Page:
mobilization briefs
July 7, 2023

Mobilization in Russia for Jul. 5-6, 2023 CIT Volunteer Summary

Authorities and Legislation

Belgorod region Governor Vyacheslav Gladkov has announced that Territorial Defense fighters positioned along the border will soon receive arms. He said the weapons would be handed over "per existing legislation" but declined to provide further details. He previously mentioned that regional authorities seek a "legal basis" to arm the Territorial Defense Forces. The governor also reported that the Belgorod Territorial Defense currently has 3,000 members. Moreover, the formation of another regiment of equal strength is underway.

Head of the Russian Traffic Police Mikhail Chernikov announced that starting Jul. 11, draft dodgers will not be able to take the driving test, renew their driver's license, or acquire a new one, as the agency now has access to the unified register of Russians subject to military service. However, as clarified by the Supreme Court, these restrictions apply only to individuals subject to regular biannual conscription.

Minister of Culture of Buryatia [Russia’s constituent republic] Soelma Dagaeva stated that mass celebrations in the republic would not be canceled during the war, as requested by surveyed military personnel. They do not want their loved ones to give up beauty pageants or sports competitions. Meanwhile, all event venues will soon have banners with QR codes and donation boxes set up to collect money for the war.

Army Recruitment and Military Service Advertising

Irkutsk region Governor Igor Kobzev signed a law establishing 200,000 ruble [ $2,200] lump sum payments to participants in the war in Ukraine who sign contracts with the Russian Ministry of Defense. Supposedly, the payouts will start in August. In July 2022, the governor already instituted such payouts but they were stopped when a federal program that paid 195,000 rubles came into effect.

Authorities in the Irkutsk and Arkhangelsk regions announced departures of additional groups of contract service members to the combat zone. Both announcements contain no mention of how many soldiers were deployed. The web site points out that the average age of the Arkhangelsk volunteer fighters exceeds 45 years and that this is already the 14th such group departing the region.

In the Omsk region, women are being offered an opportunity to sign contracts with the Ministry of Defense. Ads to that effect have appeared in local public internet resources. In high demand are physicians, paramedics, nurses, and cooks.

Mobilized Soldiers and Volunteer Fighters

The following names have been added to the list of draftees killed in the war: Akop Serobyan from the Rostov region and Viktor Kazmin from the Krasnoyarsk region.

By applying statistical methods to the official excess deaths numbers published by Rosstat [Federal State Statistics Service], analysts from the Vazhnye Istorii [Important Stories] news outlet estimated that at least 18,000 men had been lost in the war for the year of 2022.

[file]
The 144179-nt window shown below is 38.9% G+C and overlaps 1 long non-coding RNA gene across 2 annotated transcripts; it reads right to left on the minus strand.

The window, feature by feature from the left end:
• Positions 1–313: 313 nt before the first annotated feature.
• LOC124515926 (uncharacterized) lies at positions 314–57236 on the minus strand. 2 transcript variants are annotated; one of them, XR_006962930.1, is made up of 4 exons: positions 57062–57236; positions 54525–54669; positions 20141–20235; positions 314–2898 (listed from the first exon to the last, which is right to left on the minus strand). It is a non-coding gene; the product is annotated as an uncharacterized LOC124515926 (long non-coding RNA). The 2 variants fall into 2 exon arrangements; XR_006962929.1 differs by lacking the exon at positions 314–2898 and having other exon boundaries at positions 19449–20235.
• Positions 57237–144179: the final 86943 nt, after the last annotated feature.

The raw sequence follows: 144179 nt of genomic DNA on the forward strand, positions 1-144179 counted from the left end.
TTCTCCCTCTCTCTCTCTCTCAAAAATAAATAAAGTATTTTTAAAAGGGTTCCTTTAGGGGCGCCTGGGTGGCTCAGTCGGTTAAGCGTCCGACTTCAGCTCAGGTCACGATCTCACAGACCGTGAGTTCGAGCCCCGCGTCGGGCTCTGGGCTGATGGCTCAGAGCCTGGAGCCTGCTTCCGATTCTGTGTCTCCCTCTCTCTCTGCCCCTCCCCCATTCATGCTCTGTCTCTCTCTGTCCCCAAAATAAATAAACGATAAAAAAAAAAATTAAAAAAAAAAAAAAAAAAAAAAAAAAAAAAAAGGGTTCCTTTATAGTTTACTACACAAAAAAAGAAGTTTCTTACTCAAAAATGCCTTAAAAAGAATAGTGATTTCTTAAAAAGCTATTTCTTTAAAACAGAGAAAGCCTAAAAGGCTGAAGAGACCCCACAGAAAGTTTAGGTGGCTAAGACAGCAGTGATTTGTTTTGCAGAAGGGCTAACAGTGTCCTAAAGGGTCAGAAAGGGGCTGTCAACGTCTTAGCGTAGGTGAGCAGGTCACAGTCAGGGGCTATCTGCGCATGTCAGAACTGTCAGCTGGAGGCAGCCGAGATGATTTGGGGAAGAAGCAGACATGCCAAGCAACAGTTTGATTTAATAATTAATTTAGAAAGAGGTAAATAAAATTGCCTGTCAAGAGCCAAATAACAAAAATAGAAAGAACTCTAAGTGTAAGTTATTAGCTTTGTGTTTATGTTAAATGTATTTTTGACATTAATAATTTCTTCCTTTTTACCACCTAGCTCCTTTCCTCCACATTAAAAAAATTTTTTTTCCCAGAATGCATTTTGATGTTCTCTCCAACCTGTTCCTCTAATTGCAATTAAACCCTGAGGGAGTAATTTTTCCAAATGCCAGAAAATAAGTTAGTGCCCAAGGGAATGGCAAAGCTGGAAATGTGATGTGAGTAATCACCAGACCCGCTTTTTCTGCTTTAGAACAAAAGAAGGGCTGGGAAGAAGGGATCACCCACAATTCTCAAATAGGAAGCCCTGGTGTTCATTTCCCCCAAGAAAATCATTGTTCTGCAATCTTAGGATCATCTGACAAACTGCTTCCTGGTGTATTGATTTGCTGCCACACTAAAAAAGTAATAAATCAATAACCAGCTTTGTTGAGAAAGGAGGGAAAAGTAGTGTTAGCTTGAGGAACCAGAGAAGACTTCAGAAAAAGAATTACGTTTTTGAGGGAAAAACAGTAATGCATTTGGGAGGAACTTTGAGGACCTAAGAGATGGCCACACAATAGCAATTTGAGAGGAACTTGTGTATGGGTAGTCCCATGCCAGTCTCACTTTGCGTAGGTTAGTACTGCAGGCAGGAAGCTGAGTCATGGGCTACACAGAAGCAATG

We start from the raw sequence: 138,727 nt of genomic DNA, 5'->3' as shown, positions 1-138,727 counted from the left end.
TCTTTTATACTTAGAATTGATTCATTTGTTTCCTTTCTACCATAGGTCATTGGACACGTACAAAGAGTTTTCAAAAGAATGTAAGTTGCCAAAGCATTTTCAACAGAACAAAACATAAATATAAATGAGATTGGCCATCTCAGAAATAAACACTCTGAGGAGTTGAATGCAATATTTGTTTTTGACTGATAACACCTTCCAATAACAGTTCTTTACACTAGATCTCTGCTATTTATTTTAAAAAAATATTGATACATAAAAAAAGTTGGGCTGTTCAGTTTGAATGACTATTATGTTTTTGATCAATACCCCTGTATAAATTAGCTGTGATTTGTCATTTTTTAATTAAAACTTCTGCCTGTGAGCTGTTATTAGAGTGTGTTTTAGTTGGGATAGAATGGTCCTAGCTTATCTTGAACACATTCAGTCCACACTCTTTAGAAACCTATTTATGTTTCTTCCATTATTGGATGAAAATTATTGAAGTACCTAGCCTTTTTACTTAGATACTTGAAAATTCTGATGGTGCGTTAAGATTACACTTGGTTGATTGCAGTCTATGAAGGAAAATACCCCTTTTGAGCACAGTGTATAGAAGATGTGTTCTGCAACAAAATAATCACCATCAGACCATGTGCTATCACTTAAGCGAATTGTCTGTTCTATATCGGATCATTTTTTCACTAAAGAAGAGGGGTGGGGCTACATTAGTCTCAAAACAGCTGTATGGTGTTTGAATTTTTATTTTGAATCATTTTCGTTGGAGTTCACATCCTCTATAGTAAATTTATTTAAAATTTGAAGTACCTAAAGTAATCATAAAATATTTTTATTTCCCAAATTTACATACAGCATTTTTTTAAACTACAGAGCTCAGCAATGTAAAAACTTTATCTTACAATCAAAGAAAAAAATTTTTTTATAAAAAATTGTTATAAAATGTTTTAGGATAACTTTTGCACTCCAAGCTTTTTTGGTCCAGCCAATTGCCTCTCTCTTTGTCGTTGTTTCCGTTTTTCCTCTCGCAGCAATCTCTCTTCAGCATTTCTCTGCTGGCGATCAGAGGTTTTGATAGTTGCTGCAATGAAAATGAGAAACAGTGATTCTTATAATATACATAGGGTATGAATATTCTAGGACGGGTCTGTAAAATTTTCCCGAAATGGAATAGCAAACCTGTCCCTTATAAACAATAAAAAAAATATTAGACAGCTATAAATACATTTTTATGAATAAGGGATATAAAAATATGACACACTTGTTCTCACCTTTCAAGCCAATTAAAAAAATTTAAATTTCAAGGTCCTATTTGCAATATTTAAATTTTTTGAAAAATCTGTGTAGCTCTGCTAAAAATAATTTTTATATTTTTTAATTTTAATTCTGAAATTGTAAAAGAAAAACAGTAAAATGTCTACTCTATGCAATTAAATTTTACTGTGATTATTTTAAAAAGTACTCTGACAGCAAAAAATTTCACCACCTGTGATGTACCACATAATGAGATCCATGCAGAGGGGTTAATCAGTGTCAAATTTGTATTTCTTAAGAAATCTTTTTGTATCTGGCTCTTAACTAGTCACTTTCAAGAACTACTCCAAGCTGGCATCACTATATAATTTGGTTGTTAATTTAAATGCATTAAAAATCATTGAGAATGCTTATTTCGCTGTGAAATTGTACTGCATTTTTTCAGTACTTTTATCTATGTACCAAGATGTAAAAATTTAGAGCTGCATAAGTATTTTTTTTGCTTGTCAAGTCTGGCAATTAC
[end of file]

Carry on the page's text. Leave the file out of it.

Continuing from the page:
Ussuriysk draftees serving in the 83rd Air Assault Brigade recorded a video address in which they told of the transfer of their unit on Jun. 11 from Enerhodar where they had been stationed since December to Klishchiivka, a village several kilometers south-west of Bakhmut, currently a site of fierce fighting. The soldiers complain about heavy losses due to poorly-managed retreat from the frontline where they spent 15 days under constant fire by the AFU. Currently, they are being deployed back to the frontline under orders to capture positions under AFU control. According to the soldiers, they are being threatened with transfer to a Storm Z unit formed out of convicts to which the soldiers refer as a "penal battalion." The men demand that they be brought back to the territory of the Russian Federation and their commanders investigated.

A similar appeal has been submitted by families of mobilized soldiers from the Altai region fighting within the 1442th Regiment. According to the families, the servicemen were sent to Klishchiivka, where their unit suffered severe losses. After retreating, a part of the mobilized was sent back to the frontline, another part to the military police in Svitlodarsk. Two days later, the latter were also sent to the frontline at Andriivka village (several kilometers south of Klishchiivka). The mobilized were complaining about the shortage of munitions and no leaves granted.

A Russian serviceman from the 387th Regiment based in the Kherson region has complained about the regiment’s servicemen having to spend 40 to 50 thousand rubles [~$500] from their monthly salary for outfits, food, and medicines due to short supplies. Furthermore, the outfits cost 20% more than in Russia, while card transfers are charged with 10% commission. The servicemen read online reports of aid supplied by volunteers but these supplies never reach them. The soldiers think that their commanders give the goods to local sellers, who sell them to servicemen and transfer a share of the profits to the commanders.

The Mozhem Ob'yasnit [We can explain] Telegram channel spoke to a mobilized air traffic controller Andrey K. from the city of Magadan who refused to go to the war based on his religious beliefs and was sentenced to two years and ten months in a penal settlement for "failure to comply with an order." According to K., no medical examination was conducted at the draft office, and the first draftees were deployed to the combat zone as early as just two days after mobilization. K. is currently in custody awaiting appeal, along with 15 other refuseniks.